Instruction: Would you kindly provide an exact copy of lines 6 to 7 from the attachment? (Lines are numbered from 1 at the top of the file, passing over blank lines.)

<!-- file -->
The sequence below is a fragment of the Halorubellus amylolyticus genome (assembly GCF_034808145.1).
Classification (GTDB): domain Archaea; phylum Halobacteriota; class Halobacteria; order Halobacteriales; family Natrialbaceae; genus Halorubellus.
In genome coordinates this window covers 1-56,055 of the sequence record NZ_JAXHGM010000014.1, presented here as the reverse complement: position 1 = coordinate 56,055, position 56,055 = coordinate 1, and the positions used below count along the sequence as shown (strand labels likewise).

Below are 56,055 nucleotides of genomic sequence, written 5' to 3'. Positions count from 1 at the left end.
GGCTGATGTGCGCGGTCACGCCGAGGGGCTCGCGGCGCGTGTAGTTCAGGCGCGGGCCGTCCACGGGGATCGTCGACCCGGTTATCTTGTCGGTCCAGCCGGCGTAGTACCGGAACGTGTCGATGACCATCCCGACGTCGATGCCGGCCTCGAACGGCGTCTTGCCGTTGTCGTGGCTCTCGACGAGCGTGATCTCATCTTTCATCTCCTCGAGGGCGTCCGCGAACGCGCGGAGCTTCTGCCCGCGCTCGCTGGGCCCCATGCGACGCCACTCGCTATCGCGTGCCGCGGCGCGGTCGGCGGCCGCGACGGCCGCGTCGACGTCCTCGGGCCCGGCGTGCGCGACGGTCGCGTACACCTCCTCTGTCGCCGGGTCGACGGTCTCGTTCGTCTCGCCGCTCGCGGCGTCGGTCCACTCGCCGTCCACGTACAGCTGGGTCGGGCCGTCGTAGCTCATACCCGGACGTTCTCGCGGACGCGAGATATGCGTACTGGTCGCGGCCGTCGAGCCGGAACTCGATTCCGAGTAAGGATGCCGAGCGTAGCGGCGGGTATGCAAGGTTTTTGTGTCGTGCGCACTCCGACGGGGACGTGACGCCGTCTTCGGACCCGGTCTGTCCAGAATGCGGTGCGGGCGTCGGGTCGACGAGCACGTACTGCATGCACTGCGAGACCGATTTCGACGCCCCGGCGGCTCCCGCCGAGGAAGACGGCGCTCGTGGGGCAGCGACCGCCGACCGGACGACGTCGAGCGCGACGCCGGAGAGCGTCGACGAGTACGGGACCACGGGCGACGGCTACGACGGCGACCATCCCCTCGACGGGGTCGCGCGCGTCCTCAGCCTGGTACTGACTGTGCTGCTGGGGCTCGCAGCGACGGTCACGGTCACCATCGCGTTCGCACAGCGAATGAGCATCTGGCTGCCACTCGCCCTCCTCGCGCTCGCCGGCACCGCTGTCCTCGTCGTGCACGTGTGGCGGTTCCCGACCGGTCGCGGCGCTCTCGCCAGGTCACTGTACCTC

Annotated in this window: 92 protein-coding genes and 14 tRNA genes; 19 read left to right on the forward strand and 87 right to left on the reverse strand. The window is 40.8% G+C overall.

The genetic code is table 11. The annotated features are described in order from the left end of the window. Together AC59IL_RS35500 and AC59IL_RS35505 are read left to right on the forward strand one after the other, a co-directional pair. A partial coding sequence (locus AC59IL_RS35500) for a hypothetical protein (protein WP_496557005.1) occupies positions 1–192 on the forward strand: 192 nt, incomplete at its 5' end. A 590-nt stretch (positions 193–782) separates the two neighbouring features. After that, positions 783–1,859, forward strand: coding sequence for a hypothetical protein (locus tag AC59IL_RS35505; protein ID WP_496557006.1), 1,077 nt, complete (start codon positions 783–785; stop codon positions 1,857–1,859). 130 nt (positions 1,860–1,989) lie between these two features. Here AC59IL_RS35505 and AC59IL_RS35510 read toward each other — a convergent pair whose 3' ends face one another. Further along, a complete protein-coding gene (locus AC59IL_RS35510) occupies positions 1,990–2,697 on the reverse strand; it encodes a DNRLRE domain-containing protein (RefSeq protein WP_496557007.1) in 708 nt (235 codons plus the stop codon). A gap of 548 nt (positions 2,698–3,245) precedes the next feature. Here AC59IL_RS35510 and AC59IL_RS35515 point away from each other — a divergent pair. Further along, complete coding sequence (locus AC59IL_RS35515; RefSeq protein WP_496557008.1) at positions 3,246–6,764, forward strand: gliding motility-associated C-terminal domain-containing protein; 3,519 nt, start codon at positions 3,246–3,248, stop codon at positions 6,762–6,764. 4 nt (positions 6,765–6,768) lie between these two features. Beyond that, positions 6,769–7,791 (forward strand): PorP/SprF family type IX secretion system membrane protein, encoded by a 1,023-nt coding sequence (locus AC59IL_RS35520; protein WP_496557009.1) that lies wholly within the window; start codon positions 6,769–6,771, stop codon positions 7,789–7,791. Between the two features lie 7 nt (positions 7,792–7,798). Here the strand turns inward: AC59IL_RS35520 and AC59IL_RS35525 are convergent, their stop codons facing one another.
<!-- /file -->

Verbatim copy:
Annotated in this window: 92 protein-coding genes and 14 tRNA genes; 19 read left to right on the forward strand and 87 right to left on the reverse strand. The window is 40.8% G+C overall.

The genetic code is table 11. The annotated features are described in order from the left end of the window. Together AC59IL_RS35500 and AC59IL_RS35505 are read left to right on the forward strand one after the other, a co-directional pair. A partial coding sequence (locus AC59IL_RS35500) for a hypothetical protein (protein WP_496557005.1) occupies positions 1–192 on the forward strand: 192 nt, incomplete at its 5' end. A 590-nt stretch (positions 193–782) separates the two neighbouring features. After that, positions 783–1,859, forward strand: coding sequence for a hypothetical protein (locus tag AC59IL_RS35505; protein ID WP_496557006.1), 1,077 nt, complete (start codon positions 783–785; stop codon positions 1,857–1,859). 130 nt (positions 1,860–1,989) lie between these two features. Here AC59IL_RS35505 and AC59IL_RS35510 read toward each other — a convergent pair whose 3' ends face one another. Further along, a complete protein-coding gene (locus AC59IL_RS35510) occupies positions 1,990–2,697 on the reverse strand; it encodes a DNRLRE domain-containing protein (RefSeq protein WP_496557007.1) in 708 nt (235 codons plus the stop codon). A gap of 548 nt (positions 2,698–3,245) precedes the next feature. Here AC59IL_RS35510 and AC59IL_RS35515 point away from each other — a divergent pair. Further along, complete coding sequence (locus AC59IL_RS35515; RefSeq protein WP_496557008.1) at positions 3,246–6,764, forward strand: gliding motility-associated C-terminal domain-containing protein; 3,519 nt, start codon at positions 3,246–3,248, stop codon at positions 6,762–6,764. 4 nt (positions 6,765–6,768) lie between these two features. Beyond that, positions 6,769–7,791 (forward strand): PorP/SprF family type IX secretion system membrane protein, encoded by a 1,023-nt coding sequence (locus AC59IL_RS35520; protein WP_496557009.1) that lies wholly within the window; start codon positions 6,769–6,771, stop codon positions 7,789–7,791. Between the two features lie 7 nt (positions 7,792–7,798). Here the strand turns inward: AC59IL_RS35520 and AC59IL_RS35525 are convergent, their stop codons facing one another.